How to Find Your Race Pace

The sooner you find your race pace, the sooner you can start building a training plan around it. The good news? You don’t have to be a seasoned racer to zero in on the optimal number for you.

Examine Recent Race Paces

The best way to figure out your race pace is to get out and race. Look at the most recent races you’ve run to get a sense of the speed you’ve built. Keep in mind that your pace will vary based on the distance you run—a mile-long sprint won’t be the same speed as your mile splits during a 5K—so make sure you time yourself for the length of the race you plan to run.

New to the racing scene? Not to worry, says Becs. “If you haven’t run a race, do your own time trial for a mile or a 5K,” Becs suggests. “From there, you’ll be able to more closely determine your pace targets.” For longer endurance races, such as marathons or half-marathons, run at a tough pace for an hour and use that mile split as your baseline.

Becs Gentry Running Outside | The Output by Peloton

How to Improve Your Race Pace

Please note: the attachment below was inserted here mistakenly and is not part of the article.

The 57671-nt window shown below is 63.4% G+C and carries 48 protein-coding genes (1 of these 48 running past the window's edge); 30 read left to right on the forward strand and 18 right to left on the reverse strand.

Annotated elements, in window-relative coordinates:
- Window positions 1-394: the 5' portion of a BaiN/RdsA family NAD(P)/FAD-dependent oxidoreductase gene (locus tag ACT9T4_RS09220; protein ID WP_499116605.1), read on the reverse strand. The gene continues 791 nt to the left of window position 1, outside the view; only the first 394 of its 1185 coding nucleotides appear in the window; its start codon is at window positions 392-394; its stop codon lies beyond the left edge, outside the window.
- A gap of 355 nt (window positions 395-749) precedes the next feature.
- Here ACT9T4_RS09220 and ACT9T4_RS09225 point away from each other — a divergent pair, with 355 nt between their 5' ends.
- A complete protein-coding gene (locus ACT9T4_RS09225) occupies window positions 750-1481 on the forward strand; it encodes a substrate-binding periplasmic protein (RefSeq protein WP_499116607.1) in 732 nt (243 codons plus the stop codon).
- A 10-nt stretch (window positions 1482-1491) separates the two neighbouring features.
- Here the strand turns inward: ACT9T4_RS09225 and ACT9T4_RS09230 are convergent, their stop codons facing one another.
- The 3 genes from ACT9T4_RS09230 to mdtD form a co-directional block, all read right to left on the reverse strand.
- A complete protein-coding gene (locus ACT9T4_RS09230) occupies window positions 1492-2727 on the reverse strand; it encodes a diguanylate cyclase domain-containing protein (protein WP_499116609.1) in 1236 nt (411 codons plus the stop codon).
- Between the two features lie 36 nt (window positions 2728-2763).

Once you’ve found your race pace, the next step is to maintain or improve it. Here’s how to add race-pace workouts to your training plan so you can hit your target on race day (and maybe even pick up speed).

Tempo Runs

“A tempo run is more or less your race pace for a shorter time or distance than the race,” Becs says. “You don't want to be hitting race pace for extended periods of time in training because you want to save that energy for the actual race day. Training is planned around building you up to hit race pace.”

To work tempo training into your plan, try an outdoor run on the Peloton App and filter for speed. When you’re crafting your training plan, aim to incorporate one tempo run per week in your schedule.

Interval Workouts

Unlike tempo runs, where you maintain what’s close to a race pace for an extended amount of time, interval workouts alternate between fast bursts of speed and leisurely recovery periods. Interval workouts increase your heart rate and improve aerobic endurance, two benefits that can boost your performance on race day.

Yasso 800s